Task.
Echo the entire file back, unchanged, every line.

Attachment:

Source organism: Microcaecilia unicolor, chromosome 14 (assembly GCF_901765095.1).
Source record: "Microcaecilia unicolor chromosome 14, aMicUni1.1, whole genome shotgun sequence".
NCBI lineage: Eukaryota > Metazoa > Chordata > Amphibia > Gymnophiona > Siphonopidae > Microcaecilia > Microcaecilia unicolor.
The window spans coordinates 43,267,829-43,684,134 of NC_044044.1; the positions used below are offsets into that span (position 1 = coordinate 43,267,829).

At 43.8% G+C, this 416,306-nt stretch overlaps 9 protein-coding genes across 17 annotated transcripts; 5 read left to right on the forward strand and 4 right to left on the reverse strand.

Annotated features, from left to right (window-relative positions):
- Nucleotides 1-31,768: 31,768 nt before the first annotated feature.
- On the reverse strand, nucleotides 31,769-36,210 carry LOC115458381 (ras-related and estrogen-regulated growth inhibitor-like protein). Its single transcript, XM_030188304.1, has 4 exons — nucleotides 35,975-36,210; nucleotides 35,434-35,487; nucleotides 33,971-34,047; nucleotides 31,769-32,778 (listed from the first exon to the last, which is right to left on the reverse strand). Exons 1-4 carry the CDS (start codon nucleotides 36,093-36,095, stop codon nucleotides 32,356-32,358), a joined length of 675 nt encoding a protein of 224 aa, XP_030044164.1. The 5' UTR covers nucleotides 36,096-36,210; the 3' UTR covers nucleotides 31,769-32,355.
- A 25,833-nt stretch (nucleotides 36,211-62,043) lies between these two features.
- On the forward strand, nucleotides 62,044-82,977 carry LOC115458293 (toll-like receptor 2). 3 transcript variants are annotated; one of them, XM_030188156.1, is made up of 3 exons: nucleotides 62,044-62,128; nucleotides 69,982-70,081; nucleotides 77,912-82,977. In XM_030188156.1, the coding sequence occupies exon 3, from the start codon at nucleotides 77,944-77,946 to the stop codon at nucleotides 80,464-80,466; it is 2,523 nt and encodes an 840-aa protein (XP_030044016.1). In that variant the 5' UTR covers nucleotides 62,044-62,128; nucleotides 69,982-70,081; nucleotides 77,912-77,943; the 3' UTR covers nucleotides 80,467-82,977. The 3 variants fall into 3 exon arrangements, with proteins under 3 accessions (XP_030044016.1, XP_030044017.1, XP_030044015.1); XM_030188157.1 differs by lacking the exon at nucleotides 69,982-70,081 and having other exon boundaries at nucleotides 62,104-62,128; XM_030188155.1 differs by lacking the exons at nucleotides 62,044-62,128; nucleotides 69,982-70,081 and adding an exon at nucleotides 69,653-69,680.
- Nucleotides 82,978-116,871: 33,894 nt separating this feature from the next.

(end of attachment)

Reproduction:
Source organism: Microcaecilia unicolor, chromosome 14 (assembly GCF_901765095.1).
Source record: "Microcaecilia unicolor chromosome 14, aMicUni1.1, whole genome shotgun sequence".
NCBI lineage: Eukaryota > Metazoa > Chordata > Amphibia > Gymnophiona > Siphonopidae > Microcaecilia > Microcaecilia unicolor.
The window spans coordinates 43,267,829-43,684,134 of NC_044044.1; the positions used below are offsets into that span (position 1 = coordinate 43,267,829).

At 43.8% G+C, this 416,306-nt stretch overlaps 9 protein-coding genes across 17 annotated transcripts; 5 read left to right on the forward strand and 4 right to left on the reverse strand.

Annotated features, from left to right (window-relative positions):
- Nucleotides 1-31,768: 31,768 nt before the first annotated feature.
- On the reverse strand, nucleotides 31,769-36,210 carry LOC115458381 (ras-related and estrogen-regulated growth inhibitor-like protein). Its single transcript, XM_030188304.1, has 4 exons — nucleotides 35,975-36,210; nucleotides 35,434-35,487; nucleotides 33,971-34,047; nucleotides 31,769-32,778 (listed from the first exon to the last, which is right to left on the reverse strand). Exons 1-4 carry the CDS (start codon nucleotides 36,093-36,095, stop codon nucleotides 32,356-32,358), a joined length of 675 nt encoding a protein of 224 aa, XP_030044164.1. The 5' UTR covers nucleotides 36,096-36,210; the 3' UTR covers nucleotides 31,769-32,355.
- A 25,833-nt stretch (nucleotides 36,211-62,043) lies between these two features.
- On the forward strand, nucleotides 62,044-82,977 carry LOC115458293 (toll-like receptor 2). 3 transcript variants are annotated; one of them, XM_030188156.1, is made up of 3 exons: nucleotides 62,044-62,128; nucleotides 69,982-70,081; nucleotides 77,912-82,977. In XM_030188156.1, the coding sequence occupies exon 3, from the start codon at nucleotides 77,944-77,946 to the stop codon at nucleotides 80,464-80,466; it is 2,523 nt and encodes an 840-aa protein (XP_030044016.1). In that variant the 5' UTR covers nucleotides 62,044-62,128; nucleotides 69,982-70,081; nucleotides 77,912-77,943; the 3' UTR covers nucleotides 80,467-82,977. The 3 variants fall into 3 exon arrangements, with proteins under 3 accessions (XP_030044016.1, XP_030044017.1, XP_030044015.1); XM_030188157.1 differs by lacking the exon at nucleotides 69,982-70,081 and having other exon boundaries at nucleotides 62,104-62,128; XM_030188155.1 differs by lacking the exons at nucleotides 62,044-62,128; nucleotides 69,982-70,081 and adding an exon at nucleotides 69,653-69,680.
- Nucleotides 82,978-116,871: 33,894 nt separating this feature from the next.